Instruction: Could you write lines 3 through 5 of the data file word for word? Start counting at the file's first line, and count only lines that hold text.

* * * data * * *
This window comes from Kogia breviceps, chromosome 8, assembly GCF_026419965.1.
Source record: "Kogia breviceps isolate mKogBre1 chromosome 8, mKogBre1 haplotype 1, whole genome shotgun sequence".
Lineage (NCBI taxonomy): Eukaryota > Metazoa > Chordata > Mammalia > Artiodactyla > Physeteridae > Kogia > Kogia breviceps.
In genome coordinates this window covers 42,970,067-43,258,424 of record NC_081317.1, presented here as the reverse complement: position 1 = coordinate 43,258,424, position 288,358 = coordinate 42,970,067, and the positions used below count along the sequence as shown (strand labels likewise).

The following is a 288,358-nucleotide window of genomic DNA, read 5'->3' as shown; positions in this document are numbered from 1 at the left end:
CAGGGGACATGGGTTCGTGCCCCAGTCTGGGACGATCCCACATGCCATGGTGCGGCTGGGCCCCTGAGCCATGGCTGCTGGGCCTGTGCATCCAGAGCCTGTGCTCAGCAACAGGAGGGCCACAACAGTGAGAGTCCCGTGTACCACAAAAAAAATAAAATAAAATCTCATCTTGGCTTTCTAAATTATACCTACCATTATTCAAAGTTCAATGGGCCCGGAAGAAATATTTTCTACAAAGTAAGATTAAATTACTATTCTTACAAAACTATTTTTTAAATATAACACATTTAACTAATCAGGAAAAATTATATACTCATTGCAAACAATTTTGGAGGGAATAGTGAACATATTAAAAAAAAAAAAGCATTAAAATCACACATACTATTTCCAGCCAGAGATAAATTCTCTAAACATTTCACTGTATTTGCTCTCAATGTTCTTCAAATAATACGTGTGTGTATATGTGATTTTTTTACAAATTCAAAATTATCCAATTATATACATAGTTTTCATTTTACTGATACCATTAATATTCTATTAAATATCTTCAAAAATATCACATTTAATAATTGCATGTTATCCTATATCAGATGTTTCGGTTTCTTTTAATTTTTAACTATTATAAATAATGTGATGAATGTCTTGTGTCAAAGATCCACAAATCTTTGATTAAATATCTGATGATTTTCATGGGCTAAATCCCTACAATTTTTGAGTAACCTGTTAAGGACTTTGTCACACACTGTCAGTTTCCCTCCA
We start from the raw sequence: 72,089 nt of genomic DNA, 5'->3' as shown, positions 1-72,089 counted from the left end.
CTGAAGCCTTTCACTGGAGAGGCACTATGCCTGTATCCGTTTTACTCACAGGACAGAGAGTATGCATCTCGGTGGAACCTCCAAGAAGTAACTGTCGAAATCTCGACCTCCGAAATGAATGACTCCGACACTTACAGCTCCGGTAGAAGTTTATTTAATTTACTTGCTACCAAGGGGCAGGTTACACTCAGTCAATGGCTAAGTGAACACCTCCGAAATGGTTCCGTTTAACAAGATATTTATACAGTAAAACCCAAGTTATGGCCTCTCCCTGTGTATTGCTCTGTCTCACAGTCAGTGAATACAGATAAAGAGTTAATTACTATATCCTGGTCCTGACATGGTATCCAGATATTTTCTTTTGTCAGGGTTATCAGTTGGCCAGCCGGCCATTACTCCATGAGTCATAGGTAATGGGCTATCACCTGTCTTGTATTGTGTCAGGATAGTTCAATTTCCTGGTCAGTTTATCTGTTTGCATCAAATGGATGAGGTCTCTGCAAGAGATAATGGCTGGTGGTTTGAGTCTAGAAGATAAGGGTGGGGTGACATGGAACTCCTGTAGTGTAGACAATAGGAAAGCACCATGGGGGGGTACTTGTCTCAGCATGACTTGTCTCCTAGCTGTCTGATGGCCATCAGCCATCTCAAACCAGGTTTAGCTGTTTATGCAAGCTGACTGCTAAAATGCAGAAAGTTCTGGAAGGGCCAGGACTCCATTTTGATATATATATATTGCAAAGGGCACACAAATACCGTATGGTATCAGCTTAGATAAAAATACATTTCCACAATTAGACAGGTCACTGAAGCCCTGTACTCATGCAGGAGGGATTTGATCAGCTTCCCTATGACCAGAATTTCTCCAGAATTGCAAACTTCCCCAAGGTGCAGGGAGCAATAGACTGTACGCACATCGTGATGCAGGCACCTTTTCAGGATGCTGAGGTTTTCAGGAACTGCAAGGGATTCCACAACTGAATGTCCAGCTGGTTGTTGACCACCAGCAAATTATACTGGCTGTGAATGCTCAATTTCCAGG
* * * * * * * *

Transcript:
Lineage (NCBI taxonomy): Eukaryota > Metazoa > Chordata > Mammalia > Artiodactyla > Physeteridae > Kogia > Kogia breviceps.
In genome coordinates this window covers 42,970,067-43,258,424 of record NC_081317.1, presented here as the reverse complement: position 1 = coordinate 43,258,424, position 288,358 = coordinate 42,970,067, and the positions used below count along the sequence as shown (strand labels likewise).

The following is a 288,358-nucleotide window of genomic DNA, read 5'->3' as shown; positions in this document are numbered from 1 at the left end: